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darkness and misery. It was truly affecting, indeed, to contemplate the reverend form of the priest standing over the bed of death, his snowy locks giving to his care-worn features an expression of solemn grace, such as became the messenger of mercy. I think he is yet in my eye, as the dim light fell upon his meek countenance, raising his eyes and his arms to Heaven, in attestation at once of the truth of his message, and of the trembling anxiety with which he delivered it. Long, and earnest, and heart-rending was the struggle between guilt and mercy;-between the long-cherishedthe delusive hopes of the perishing sinner, and the simple command to surrender up the idols of the heart; to believe on the Lord Jesus Christ, and live. The only reply to all this was a continual cry for absolution. “Absolve me-for the sake of the Blessed Mother, absolve me, I say!" shrieked Lynch, as he stretched out his fleshless arms, with the most intense supplication, to the priest; "let me get absolution an' die." "I too am a sinner," replied the priest; "think not to draw consolation from me. I cannot, nor will I, mock the awful power of God by the unmeaning form of a rite, particularly when the heart is dead to a living faith." "Anoint me then," said the other, "anoint me; surely you wont let me die like a heretick or a dog, without the benefit of that, at laste ?" "I am myself," replied the priest, "on the brink of the grave, and I cannot trifle either with your salvation or my own. I could not meet my Redeemer, if I turned away your heart from Him, in this awful hour. Tell me that you renounce every thing, except HIM ALONE, and I will then speak peace to your soul." "Sure I do believe on my Redeemer," replied the man,-" didn't I always believe on him? I only want absolution." "Hear me, you deluded man," said the priest: as I shall stand before the throne of judgment, and as God liveth, there is none but the God Christ Jesus, who redeemed you by his most precious blood, who can give you absolution." A murmur of surprise and disapprobation at this strange doctrine, burst from all present;--the priest looked round, but he was firm. "Heaven and earth, cannot you do it?" asked the other, distractedly. "No," replied the priest, solemnly; to forgive sins is the province of God alone, as well as to give grace for repentance and faith." "God of Heaven!" cried the other in a kind of impotent fury, "why didn't you tell me this before ?" The priest gasped for breath, and only answered with a groan that shook his whole frame. "Is there no hope ?" asked Lynch. "Repent," said the priest-" repent from the bottom of your heart, and believe that Christ died for you, and rest assured, that if your sins were ten thousand times greater than they are, they can be made whiter than snow;-can you, therefore, believe that Christ died for you?" "I can, I can," said the other; "didn't I always believe it?" A gleam of delight passed, like a glimpse of sunshine; over the priest's features, and he turned up his eyes gratefully to Heaven. He proceeded-"Can you believe that nothing else but repentance and that faith which I have described, are able to save you?" "I can, I can," said the man; "will you absolve me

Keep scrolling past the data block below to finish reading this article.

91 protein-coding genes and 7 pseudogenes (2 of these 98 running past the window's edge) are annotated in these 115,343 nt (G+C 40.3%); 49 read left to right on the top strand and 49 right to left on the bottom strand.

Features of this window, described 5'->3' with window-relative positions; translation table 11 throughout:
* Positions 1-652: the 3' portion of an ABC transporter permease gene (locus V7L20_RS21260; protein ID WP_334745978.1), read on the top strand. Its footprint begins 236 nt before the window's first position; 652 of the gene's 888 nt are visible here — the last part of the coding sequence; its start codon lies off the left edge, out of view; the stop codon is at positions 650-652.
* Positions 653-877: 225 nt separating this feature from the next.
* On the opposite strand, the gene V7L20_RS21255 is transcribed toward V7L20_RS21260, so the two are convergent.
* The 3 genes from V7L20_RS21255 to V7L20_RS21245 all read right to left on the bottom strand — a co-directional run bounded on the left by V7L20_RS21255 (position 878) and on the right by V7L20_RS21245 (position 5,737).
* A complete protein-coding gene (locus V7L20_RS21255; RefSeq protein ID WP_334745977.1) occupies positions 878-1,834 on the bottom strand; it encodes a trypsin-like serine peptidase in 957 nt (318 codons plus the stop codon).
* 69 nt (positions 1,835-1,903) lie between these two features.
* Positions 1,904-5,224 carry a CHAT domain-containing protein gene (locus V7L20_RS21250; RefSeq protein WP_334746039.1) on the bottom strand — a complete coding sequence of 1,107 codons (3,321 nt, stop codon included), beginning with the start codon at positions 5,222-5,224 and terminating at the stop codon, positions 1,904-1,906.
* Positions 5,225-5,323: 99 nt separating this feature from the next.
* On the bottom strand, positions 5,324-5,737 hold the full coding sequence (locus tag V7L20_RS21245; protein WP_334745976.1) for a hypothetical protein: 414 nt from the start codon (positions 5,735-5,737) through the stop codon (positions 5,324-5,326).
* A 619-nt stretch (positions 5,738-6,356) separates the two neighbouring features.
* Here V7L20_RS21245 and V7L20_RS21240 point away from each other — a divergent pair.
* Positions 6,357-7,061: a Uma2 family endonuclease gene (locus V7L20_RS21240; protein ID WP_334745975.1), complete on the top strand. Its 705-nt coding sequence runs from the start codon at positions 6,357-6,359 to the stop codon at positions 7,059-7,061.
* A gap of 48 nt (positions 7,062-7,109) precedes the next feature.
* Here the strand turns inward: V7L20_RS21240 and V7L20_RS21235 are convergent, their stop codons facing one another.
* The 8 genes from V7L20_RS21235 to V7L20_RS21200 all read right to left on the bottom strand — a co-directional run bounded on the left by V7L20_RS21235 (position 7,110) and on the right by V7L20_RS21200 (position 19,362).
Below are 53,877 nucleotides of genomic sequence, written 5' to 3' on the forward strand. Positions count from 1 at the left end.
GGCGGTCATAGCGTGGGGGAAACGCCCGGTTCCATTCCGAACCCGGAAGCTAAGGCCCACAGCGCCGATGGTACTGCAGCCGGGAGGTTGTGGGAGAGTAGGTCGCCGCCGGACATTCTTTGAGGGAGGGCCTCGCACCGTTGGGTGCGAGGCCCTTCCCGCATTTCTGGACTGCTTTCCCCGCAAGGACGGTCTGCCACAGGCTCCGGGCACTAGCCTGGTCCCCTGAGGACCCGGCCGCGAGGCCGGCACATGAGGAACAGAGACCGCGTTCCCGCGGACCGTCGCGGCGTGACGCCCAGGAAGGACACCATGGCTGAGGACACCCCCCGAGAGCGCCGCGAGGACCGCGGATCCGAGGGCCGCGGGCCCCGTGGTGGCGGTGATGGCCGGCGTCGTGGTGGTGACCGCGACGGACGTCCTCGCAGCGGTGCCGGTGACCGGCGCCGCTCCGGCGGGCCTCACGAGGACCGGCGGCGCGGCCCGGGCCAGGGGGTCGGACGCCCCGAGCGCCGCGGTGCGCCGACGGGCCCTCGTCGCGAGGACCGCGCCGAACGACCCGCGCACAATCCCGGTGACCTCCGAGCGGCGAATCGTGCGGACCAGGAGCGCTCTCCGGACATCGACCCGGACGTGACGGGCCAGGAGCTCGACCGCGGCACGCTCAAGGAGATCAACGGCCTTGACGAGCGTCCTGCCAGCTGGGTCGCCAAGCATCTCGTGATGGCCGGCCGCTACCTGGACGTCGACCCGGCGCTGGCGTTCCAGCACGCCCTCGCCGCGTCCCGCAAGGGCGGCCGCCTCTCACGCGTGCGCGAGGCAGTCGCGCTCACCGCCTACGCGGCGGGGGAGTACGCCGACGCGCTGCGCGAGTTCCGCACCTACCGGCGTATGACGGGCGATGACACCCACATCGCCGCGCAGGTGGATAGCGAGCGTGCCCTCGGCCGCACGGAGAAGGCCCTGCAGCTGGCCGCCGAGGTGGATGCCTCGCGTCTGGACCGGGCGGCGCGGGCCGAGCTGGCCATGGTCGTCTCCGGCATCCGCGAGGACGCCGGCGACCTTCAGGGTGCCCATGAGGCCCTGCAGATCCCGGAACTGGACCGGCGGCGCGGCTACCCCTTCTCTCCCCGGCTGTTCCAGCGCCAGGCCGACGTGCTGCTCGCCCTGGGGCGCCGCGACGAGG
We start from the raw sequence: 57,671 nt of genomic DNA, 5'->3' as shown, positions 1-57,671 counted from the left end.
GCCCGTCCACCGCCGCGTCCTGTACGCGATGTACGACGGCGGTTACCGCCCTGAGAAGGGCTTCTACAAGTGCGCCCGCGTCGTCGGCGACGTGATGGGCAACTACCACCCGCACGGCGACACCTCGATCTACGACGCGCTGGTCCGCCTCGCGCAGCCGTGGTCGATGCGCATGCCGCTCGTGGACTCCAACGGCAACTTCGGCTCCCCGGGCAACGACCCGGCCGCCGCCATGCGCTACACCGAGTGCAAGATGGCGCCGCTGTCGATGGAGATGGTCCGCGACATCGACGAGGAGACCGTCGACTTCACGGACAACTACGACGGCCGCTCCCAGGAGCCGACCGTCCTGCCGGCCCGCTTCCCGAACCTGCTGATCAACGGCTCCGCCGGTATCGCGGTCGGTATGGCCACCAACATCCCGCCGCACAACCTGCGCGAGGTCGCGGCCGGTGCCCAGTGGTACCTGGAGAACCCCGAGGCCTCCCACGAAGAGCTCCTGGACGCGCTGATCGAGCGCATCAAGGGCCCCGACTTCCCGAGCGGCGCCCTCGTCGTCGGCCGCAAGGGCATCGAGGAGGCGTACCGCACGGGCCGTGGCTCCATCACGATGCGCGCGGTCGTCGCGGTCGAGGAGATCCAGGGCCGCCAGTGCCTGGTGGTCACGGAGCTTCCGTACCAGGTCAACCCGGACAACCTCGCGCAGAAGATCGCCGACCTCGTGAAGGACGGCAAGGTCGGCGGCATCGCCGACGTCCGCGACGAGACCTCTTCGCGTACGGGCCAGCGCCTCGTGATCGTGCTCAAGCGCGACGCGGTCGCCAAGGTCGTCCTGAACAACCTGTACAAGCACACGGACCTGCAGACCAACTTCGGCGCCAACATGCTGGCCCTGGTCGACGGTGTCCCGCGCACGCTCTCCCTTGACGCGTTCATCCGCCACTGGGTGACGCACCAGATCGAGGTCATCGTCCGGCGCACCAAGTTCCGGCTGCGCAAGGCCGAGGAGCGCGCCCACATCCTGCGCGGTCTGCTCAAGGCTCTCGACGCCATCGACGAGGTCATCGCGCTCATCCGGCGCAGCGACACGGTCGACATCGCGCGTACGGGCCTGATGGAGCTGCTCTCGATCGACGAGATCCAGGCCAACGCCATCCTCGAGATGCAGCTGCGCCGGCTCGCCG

now?" "Do you renounce all trust in this, and in this ?" said Father Moyle, taking up the Cord of St. Francis and the Scapular, both of which the other had pressed to his bosom. The man clutched them more closely, and was silent. "Answer me," said Father Moyle, "ere it be too late.” "Here," said the man, “I can give up the Coard of St. Francis; but-but-is it to give up the Ordher of the Mother of God?-no, no, I couldn't give up that; I darn't make her my enemy." "Do you feel that a form of absolution, or the application of extreme-unction, from me, cannot pardon your sins?" "Sure I know they can," replied the other. The priest clasped his hands despairingly, and looked up to Heaven for strength to sustain him under this heavy trial; and the tears streamed down his cheeks. Like a faithful champion, however, he was determined not to surrender the soul of this miserable man, without another struggle. He knelt again, and prayed aloud in a strain of the most fervent and exalted piety, whilst his glowing words, which he requested the other to repeat after him, though couched in beautiful simplicity, (he had been the most eloquent man of his day,) breathed forth the holy energy of intense faith. With tears, with supplications, and with deep groanings, did he direct the hopeless man to the fountain of love, pardon, and repentance. With sincere affection and tenderness did he endeavour to lead him to the foot of the Cross; strongly did he struggle, and urge, and entreat, pleading only in the name of One Mediator between God and man. He prayed, however, alone; the heart of the dying man was not in the prayer-the aspirations of his spirit rose not to the throne of grace; on the contrary, he manifested symptoms of impatience and irritability; he hugged and kissed his cords and his scapular, like a man given over to some strong delusion that he should believe a lie; and, from time to time, dipped his thumb into the holy water, or black paste, and then formed the sign of the Cross upon his forehead, lips, and breast. When the prayer was over, the priest spoke to him again with redoubled earnestness, and with still streaming eyes pressed, entreated, and commanded him to cast away all but Christ, who, he told him, would not give his glory to another. Vain was every exertion to accomplish this -fruitless every struggle. His hopes, his habits, his opinions, his experience had all been twined round his idols, and these idols were grown into his innermost heart; how could he cast them out now, without tearing up the heart in which they were rooted? To witness such a death-bed-to contemplate him striving to hope against hope, was worth a thousand homilies. But, in fact, he had no hope; and it was this pervading conviction, so strongly at variance with his creed and opinions-this fatal error of mistaken trust, and the inward torture of actual despair, that constituted his misery.